The Influencer Marketing Playbook

It is all but impossible to walk into the marketing department of a company large or small and not hear talk of influencer marketing as a critical item on the list of marketing initiatives in queue. But despite its rapid ascent into the pantheon of major marketing channels, influencer marketing remains incredibly opaque and rife with misinformation and bad actors. Follower count, engagement and a myriad of other metrics can be (and often are) fabricated with alarming regularity. And though social networks do their best to stymie these bad actors, there are simply too many who are too sophisticated in their subterfuge to be caught. And if the social networks themselves can’t ferret them out, chances are you won’t have much more luck. Pair that risk with the fact that influencers can cost huge sums of money, as can the influencer marketing agencies that help a brand navigate these uncharted waters, and broaching the channel as a whole can feel incredibly daunting.

How does a brand figure out which influencers to work with? How does the brand then measure the return on investment? Even when outsourcing, how does one understand which agencies are reputable and which are little more than pump-and-dump schemes?

Much of the common wisdom in the space suggests finding an influencer marketing agency, using that to scour influencers with tens of thousands of followers (large enough to have an impact, but not so much clout that their costs will break the bank), and finally placing a handful of bets on a subset of those influencers who post content that seemingly aligns with your brand ethos and ideals. More often than not, most people who undertake this strategy walk away with a bit less money in their pockets, a bit of brand awareness, and, unfortunately, the uneasy feeling they may have been swindled. After a little reflection, they shrug and say maybe influencer marketing just isn’t right for their brand or product. The influencer takes their chunk of change; the agency, their fee, and they say better luck next time, no hard feelings, maybe it’s just not for you. Does this story sound familiar?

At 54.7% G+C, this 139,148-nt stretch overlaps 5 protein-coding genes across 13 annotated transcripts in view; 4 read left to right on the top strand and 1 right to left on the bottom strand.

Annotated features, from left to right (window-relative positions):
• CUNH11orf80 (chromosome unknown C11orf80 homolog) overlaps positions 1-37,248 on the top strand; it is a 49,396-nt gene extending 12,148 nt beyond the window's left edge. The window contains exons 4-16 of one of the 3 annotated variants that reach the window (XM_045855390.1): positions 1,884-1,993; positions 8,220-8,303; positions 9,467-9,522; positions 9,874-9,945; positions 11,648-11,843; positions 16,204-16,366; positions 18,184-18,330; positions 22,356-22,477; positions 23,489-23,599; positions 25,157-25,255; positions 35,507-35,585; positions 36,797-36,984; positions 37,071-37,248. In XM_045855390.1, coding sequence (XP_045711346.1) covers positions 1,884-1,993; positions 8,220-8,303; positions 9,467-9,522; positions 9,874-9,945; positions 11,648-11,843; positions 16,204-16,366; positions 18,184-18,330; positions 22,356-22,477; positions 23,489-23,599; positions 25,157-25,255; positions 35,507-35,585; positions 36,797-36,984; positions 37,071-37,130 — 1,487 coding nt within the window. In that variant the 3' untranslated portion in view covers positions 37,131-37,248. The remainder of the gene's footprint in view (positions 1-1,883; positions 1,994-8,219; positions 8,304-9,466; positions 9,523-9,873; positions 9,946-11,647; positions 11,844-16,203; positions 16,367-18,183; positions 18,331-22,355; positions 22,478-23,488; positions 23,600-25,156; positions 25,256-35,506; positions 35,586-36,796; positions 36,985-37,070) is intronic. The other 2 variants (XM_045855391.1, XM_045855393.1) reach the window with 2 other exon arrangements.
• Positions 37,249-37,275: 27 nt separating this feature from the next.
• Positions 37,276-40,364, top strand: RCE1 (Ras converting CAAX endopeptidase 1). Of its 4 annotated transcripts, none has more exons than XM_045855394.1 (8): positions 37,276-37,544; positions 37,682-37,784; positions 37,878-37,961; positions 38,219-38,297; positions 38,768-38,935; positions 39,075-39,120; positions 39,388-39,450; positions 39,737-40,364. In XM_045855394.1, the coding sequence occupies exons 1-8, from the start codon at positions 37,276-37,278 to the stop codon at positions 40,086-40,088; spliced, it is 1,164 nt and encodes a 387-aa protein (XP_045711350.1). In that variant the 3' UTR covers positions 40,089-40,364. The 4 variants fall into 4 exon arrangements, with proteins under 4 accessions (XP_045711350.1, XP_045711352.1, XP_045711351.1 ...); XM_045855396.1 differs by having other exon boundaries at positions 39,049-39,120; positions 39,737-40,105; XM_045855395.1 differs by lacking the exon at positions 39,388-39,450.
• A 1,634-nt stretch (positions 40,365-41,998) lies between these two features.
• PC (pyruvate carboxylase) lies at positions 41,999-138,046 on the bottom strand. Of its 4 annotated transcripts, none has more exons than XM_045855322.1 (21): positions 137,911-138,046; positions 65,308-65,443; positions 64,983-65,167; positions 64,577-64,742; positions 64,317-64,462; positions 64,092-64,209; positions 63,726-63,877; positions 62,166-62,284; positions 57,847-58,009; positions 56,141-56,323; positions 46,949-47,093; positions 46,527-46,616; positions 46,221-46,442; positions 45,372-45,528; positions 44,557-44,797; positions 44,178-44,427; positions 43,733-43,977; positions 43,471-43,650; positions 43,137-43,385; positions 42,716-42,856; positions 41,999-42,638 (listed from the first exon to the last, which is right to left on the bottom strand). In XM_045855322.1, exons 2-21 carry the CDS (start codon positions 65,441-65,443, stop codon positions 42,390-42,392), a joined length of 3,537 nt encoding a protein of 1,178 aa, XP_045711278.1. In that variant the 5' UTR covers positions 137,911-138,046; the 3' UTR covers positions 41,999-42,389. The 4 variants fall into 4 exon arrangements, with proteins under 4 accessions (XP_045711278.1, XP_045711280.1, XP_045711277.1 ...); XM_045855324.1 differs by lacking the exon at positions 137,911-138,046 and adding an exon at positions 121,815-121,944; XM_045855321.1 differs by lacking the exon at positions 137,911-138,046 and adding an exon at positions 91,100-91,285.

Many influencers and agencies would have you believe that if this has happened to you, that you are the outlier and for most brands influencer marketing is a huge, untapped channel with enormous revenue potential. Unfortunately, most influencers and their agencies suffer from a fundamental misalignment of interests with their clients.

Luckily, there are great agencies and influencers out there — it’s just up to you to find the right ones for your brand and engage with them in a way that sets you up for success and aligns interests. It’s also a lot easier than many would have you believe, so here’s how to get started.

Find influencers who believe in your product.

This should sound intuitive, but so many people chase the bold-faced name regardless of whether or not they fit the mold of the sort of person who would use their product, much less actually have used it. Does anyone believe most athletes have a preference between Gatorade or Powerade? Consumers are increasingly suspicious of celebrities and influencers who are perceived as simply guns for hire. Never forget that consumers have a remarkable ability to intuitively sense authenticity in advertising. As such, skip the big name and opt instead for the person with the devoted following who raves about your product and expresses real passion and excitement for it.

Build in ambassadorships that incentivize influencers based on performance.